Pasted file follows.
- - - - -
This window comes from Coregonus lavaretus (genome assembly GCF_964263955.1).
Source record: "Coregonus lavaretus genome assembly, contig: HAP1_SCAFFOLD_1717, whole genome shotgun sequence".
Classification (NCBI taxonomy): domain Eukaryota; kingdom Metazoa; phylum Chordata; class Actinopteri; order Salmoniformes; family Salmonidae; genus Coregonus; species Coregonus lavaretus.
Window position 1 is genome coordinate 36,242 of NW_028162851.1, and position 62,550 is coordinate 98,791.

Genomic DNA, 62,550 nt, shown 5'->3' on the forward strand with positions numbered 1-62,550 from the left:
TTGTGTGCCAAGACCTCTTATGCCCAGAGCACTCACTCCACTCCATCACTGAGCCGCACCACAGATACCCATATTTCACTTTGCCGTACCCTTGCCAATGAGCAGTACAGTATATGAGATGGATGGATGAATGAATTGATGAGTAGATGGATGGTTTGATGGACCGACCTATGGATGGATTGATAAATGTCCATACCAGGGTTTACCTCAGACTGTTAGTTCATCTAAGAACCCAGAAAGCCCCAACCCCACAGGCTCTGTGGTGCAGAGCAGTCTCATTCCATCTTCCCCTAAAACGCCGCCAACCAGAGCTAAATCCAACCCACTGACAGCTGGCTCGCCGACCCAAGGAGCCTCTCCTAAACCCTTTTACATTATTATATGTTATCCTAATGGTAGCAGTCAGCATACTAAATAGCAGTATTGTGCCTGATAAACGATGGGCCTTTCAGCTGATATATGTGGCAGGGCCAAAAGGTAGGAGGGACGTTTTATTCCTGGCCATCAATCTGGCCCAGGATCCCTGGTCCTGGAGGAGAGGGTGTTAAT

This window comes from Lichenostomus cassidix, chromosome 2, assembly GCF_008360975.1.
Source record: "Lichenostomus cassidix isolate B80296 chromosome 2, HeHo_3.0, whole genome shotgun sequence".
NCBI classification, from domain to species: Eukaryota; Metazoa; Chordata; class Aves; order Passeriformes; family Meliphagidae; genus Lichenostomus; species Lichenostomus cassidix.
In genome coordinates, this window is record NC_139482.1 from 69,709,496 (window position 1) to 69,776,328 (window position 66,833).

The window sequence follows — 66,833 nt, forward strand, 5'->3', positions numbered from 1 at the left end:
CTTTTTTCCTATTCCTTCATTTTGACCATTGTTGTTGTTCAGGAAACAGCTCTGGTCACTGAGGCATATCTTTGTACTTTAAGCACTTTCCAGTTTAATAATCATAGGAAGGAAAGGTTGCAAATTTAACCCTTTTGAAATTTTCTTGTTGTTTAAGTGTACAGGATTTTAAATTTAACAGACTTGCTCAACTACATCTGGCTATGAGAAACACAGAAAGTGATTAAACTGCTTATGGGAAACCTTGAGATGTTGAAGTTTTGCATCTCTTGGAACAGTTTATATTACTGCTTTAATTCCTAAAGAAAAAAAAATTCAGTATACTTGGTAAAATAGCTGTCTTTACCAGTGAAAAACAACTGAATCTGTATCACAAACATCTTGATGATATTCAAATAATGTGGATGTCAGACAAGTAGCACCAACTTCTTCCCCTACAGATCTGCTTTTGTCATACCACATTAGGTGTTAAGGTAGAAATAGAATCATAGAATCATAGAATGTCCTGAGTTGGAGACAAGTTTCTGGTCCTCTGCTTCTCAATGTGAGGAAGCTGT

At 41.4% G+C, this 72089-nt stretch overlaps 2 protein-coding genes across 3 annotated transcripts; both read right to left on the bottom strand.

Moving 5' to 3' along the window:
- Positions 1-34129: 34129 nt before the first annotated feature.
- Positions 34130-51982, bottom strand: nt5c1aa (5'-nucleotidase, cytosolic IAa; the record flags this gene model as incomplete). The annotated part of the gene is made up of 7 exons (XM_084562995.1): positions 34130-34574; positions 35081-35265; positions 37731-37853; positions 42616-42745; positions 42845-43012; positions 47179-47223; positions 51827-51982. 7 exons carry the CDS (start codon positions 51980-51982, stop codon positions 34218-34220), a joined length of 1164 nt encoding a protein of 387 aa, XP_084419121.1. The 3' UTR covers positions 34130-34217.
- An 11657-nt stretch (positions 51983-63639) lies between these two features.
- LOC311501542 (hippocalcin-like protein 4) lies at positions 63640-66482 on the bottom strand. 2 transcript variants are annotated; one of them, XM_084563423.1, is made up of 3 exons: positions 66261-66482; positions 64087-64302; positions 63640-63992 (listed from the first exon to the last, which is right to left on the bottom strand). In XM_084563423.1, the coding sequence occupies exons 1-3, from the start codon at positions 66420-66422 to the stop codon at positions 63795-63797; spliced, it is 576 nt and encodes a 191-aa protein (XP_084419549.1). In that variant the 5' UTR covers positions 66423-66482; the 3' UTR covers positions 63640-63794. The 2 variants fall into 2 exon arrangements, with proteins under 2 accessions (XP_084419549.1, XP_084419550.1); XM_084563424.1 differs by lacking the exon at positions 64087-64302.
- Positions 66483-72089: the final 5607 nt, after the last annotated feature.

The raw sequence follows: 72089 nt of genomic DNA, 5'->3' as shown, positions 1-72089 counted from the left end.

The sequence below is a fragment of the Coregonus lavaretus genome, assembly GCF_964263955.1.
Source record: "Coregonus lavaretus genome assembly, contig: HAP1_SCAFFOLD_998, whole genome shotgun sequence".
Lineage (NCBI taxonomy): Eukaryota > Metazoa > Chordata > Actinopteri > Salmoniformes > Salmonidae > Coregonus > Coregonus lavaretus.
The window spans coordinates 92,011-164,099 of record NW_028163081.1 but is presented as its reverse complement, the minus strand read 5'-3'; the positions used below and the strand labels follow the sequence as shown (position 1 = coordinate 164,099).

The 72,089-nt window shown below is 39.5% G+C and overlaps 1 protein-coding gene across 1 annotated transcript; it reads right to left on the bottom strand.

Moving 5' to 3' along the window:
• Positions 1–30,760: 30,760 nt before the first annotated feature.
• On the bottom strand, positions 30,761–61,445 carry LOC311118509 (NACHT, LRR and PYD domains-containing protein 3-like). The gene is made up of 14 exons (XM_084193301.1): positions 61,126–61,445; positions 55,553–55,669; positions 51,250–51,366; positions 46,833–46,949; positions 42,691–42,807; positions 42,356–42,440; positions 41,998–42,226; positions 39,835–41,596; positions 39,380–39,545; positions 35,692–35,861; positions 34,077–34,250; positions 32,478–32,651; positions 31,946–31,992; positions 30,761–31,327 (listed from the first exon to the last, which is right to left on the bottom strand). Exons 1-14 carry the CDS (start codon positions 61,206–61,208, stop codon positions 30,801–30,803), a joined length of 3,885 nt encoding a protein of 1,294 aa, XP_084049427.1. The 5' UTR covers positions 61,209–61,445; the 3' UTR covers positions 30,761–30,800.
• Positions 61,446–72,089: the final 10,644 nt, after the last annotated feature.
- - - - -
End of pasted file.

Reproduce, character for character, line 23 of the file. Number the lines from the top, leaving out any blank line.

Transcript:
Lineage (NCBI taxonomy): Eukaryota > Metazoa > Chordata > Actinopteri > Salmoniformes > Salmonidae > Coregonus > Coregonus lavaretus.